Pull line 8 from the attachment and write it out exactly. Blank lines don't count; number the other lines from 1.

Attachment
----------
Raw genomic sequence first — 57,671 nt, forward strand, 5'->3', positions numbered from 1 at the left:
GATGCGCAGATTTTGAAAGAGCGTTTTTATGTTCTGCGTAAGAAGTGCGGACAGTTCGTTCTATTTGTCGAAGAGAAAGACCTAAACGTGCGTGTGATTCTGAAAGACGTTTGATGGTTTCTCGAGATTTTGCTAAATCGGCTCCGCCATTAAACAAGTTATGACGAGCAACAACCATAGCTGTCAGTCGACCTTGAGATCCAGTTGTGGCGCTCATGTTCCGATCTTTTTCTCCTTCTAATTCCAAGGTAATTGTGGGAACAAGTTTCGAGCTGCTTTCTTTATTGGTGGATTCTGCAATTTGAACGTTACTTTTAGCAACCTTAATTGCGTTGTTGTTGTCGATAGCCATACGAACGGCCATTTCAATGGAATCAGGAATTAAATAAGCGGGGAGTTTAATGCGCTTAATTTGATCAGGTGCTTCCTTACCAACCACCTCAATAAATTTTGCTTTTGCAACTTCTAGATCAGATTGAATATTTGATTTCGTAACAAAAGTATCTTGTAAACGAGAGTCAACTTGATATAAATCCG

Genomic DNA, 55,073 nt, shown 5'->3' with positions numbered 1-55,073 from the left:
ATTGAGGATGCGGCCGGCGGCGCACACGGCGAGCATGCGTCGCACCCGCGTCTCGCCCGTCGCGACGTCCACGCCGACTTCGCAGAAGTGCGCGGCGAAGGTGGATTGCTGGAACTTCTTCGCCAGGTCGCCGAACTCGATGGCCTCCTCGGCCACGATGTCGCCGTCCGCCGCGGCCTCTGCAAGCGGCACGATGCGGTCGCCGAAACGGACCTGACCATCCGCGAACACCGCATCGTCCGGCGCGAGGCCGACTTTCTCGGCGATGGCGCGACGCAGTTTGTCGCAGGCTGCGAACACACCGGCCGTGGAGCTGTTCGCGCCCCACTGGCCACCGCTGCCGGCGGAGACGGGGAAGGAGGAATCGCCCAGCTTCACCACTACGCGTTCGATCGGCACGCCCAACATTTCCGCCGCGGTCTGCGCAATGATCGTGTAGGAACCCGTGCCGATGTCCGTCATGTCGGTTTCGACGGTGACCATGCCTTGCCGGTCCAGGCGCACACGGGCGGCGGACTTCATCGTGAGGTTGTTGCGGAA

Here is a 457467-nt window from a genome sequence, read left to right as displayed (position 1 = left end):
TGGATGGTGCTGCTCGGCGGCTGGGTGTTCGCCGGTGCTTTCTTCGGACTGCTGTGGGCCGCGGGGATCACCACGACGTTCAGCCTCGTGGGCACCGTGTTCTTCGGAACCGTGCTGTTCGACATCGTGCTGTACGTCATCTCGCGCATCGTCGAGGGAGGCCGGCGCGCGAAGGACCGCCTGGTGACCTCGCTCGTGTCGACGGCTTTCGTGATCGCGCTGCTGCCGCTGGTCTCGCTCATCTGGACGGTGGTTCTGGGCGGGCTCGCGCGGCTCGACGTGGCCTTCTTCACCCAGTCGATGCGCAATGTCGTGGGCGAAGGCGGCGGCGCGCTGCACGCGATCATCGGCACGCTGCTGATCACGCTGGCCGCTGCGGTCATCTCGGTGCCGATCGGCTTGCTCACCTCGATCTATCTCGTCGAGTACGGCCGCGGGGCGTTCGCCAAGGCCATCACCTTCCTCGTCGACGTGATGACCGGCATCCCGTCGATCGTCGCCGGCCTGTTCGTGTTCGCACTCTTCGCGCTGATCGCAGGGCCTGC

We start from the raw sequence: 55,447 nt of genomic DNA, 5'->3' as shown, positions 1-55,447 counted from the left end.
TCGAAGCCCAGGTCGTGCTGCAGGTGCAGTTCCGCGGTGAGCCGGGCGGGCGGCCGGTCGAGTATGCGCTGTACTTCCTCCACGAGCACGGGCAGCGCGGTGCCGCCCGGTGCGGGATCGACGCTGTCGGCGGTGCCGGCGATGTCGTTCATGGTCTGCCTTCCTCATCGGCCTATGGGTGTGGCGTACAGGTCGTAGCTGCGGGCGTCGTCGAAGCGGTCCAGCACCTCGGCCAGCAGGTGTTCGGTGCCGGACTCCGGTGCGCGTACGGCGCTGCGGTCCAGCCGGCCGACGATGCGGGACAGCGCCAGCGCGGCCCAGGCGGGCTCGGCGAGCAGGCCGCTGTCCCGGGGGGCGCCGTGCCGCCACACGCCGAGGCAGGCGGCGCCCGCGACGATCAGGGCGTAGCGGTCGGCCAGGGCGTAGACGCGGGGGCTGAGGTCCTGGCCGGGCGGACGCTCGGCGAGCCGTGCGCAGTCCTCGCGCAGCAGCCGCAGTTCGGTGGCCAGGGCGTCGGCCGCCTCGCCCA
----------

TCGAAGCCCAGGTCGTGCTGCAGGTGCAGTTCCGCGGTGAGCCGGGCGGGCGGCCGGTCGAGTATGCGCTGTACTTCCTCCACGAGCACGGGCAGCGCGGTGCCGCCCGGTGCGGGATCGACGCTGTCGGCGGTGCCGGCGATGTCGTTCATGGTCTGCCTTCCTCATCGGCCTATGGGTGTGGCGTACAGGTCGTAGCTGCGGGCGTCGTCGAAGCGGTCCAGCACCTCGGCCAGCAGGTGTTCGGTGCCGGACTCCGGTGCGCGTACGGCGCTGCGGTCCAGCCGGCCGACGATGCGGGACAGCGCCAGCGCGGCCCAGGCGGGCTCGGCGAGCAGGCCGCTGTCCCGGGGGGCGCCGTGCCGCCACACGCCGAGGCAGGCGGCGCCCGCGACGATCAGGGCGTAGCGGTCGGCCAGGGCGTAGACGCGGGGGCTGAGGTCCTGGCCGGGCGGACGCTCGGCGAGCCGTGCGCAGTCCTCGCGCAGCAGCCGCAGTTCGGTGGCCAGGGCGTCGGCCGCCTCGCCCA